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Rhode Island finally broke through and should do so again

October 9, 2017 Columns No Comments

When the subject of Atlantic 10 favorites comes up, discussion should start with Rhode Island. Dan Hurley has built them up that well, and they may ultimately see an unfortunate earlier event become a blessing in disguise.

When Hurley took over, the program wasn’t in a great state. Jim Baron had ably run the show for 11 years, with six postseason appearances, but none were in the tournament most wanted – the NCAA – and the bottom had fallen out with a 7-24 season in 2011-12, a year after they appeared in the CBI. Hurley had succeeded quite well at Wagner, and was ready to try the same in South Kingston. The first two years were tough ones, with the Rams battling gamely to a combined 22-39 mark, but it set the stage for what was to come.

The Rams won 23 games and made the NIT in 2014-15, losing at eventual champion Stanford. Expectations were high for the next season, but star guard E.C. Matthews tore an ACL in the season opener, which was a killer. The Rams never stopped battling, and Matthews’ injury wasn’t the only one, but it was a tough year that ended with a 17-15 mark (including 9-9 in conference play) and a quick exit from the conference tournament.

It might have even made one wonder if the Rams were cursed. That was supposed to be The Year. It was supposed to be when they returned to the NCAA Tournament and contended in the Atlantic 10. Right from the outset, they were dealt a bad hand.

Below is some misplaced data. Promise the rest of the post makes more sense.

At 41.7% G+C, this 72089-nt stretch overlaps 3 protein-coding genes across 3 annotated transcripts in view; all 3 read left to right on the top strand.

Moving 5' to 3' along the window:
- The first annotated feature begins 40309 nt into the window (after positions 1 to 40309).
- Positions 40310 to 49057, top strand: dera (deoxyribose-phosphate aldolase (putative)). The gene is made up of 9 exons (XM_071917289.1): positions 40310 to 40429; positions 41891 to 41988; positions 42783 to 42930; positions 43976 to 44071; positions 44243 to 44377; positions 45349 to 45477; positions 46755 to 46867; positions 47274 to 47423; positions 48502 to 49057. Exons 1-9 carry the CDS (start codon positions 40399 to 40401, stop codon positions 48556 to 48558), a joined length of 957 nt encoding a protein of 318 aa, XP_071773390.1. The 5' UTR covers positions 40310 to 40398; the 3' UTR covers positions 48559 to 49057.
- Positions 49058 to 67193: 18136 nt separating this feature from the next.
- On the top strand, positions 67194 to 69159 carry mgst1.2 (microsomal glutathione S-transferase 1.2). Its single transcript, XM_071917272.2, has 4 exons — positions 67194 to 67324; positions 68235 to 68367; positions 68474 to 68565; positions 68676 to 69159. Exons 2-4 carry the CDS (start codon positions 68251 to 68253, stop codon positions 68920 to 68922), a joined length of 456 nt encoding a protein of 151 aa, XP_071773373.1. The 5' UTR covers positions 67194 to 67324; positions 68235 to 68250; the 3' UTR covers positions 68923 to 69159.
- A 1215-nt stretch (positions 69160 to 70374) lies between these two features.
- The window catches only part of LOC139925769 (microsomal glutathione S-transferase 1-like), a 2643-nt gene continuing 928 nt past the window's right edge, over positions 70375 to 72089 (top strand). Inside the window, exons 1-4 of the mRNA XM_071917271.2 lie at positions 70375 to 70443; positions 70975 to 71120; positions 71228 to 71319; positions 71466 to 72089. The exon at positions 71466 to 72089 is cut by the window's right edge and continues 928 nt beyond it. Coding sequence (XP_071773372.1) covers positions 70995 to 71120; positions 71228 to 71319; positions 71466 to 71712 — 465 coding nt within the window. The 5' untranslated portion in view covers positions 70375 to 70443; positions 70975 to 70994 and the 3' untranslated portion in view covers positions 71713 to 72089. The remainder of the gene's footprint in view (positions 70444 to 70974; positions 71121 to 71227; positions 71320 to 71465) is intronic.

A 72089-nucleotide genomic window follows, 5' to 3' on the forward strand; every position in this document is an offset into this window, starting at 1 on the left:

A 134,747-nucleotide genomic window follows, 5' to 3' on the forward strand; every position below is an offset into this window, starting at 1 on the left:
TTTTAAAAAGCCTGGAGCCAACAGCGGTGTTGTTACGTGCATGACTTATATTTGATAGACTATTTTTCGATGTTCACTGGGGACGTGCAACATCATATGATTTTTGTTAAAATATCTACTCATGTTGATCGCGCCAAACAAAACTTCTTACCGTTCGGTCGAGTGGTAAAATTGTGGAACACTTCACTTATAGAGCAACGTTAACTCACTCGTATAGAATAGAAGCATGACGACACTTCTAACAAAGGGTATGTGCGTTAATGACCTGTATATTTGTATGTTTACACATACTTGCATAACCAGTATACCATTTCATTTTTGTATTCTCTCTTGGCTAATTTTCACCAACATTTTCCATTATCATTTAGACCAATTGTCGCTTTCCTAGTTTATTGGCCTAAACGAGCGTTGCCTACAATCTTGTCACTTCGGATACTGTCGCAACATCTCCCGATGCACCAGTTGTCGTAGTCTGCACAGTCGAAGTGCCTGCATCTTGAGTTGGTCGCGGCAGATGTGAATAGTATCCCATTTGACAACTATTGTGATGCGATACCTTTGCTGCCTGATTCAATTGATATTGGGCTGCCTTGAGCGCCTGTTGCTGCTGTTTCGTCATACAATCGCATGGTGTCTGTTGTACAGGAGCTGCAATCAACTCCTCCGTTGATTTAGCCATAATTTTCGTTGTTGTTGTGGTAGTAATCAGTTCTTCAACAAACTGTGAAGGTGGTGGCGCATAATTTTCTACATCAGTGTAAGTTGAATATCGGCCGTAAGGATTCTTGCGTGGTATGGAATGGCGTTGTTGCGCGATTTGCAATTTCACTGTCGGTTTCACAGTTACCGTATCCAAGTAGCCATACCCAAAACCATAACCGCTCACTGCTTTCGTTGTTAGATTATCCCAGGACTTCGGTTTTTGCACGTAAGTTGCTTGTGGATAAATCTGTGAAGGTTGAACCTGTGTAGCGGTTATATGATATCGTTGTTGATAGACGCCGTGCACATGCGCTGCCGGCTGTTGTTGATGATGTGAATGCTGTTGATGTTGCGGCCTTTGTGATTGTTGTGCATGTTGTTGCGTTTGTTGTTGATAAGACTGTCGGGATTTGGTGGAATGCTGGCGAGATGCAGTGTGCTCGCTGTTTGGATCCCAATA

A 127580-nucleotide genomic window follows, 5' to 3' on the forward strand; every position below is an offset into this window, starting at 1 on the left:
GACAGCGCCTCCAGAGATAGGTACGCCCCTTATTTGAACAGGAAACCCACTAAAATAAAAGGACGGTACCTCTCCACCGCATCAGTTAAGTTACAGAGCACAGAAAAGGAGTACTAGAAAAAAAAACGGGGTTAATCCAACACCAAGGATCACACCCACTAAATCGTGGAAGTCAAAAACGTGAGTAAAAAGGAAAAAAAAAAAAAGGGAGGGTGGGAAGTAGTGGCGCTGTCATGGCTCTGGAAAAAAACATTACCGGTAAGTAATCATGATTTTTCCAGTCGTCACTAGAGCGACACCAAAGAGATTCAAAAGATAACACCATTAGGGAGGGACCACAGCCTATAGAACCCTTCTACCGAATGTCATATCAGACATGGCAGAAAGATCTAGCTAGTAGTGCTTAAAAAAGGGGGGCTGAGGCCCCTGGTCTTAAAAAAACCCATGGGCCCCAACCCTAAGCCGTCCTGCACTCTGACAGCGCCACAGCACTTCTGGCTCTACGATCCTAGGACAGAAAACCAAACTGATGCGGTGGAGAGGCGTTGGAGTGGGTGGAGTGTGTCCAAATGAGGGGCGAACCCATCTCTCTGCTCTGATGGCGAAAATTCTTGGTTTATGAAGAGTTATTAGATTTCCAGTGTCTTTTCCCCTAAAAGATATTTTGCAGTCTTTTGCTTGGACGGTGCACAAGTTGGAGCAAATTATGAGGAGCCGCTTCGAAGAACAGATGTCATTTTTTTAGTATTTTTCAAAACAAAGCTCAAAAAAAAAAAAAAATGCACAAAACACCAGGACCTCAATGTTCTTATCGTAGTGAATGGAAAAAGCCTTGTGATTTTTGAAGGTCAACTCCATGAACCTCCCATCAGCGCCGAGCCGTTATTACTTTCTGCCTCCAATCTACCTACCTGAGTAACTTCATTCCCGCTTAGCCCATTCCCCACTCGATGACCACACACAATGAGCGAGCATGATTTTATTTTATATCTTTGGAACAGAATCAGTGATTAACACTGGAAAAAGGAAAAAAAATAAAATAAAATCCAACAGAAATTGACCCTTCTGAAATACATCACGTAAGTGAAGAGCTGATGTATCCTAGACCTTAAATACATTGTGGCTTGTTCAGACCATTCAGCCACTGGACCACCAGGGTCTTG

Then came last season, one that still ended with a bit of disappointment, but at least had other desired outcomes before that.

Rhode Island was in the mix for an NCAA Tournament bid, but it was anyone’s guess if they would get an at-large bid coming into the Atlantic 10 Tournament. Their resume was on the shaky side, though a very soft bubble helped. The Rams ran the table and left nothing to chance, and considering they were a No. 11 seed in the NCAA Tournament, it’s probably a good thing they got the conference’s automatic bid.

The Rams went on to beat Creighton in the first round. Getting to the NCAA Tournament was the first goal, but winning a game made it better – and perhaps helped make up for the tough year before it. They had Oregon on the ropes in the second round, leading by 11 with under 14 minutes left and answering a Ducks rally to go up by four with 2:11 left. Maybe, just maybe, this was going to be a year of even more redemption, a year to fully blast away all the prior disappointments. But Oregon had other ideas, scoring the last seven points to hand the Rams a heart-breaking loss en route to the Final Four.

This year’s team will have to make up for a couple of key personnel losses, but a deep and experienced backcourt can carry them far. Matthews returns this year, a year he would not be around if not for having to redshirt two years ago, and he has plenty of help. Fellow senior Jarvis Garrett is one of the most underrated floor leaders in the country, while Jared Terrell, another senior, looks to close out his fine career on a good note after he was third on the team in scoring last season. Stanford Robinson, an Indiana transfer, is a fourth senior on the perimeter who will contribute as a glue guy. Jeff Dowtin is practically the baby of the bunch, a sophomore who started his career well last year and had the best assist-to-turnover ratio on the team. There is a younger player in the mix, though: freshman Daron Russell, who should earn some minutes as well, though they may be limited with this veteran group.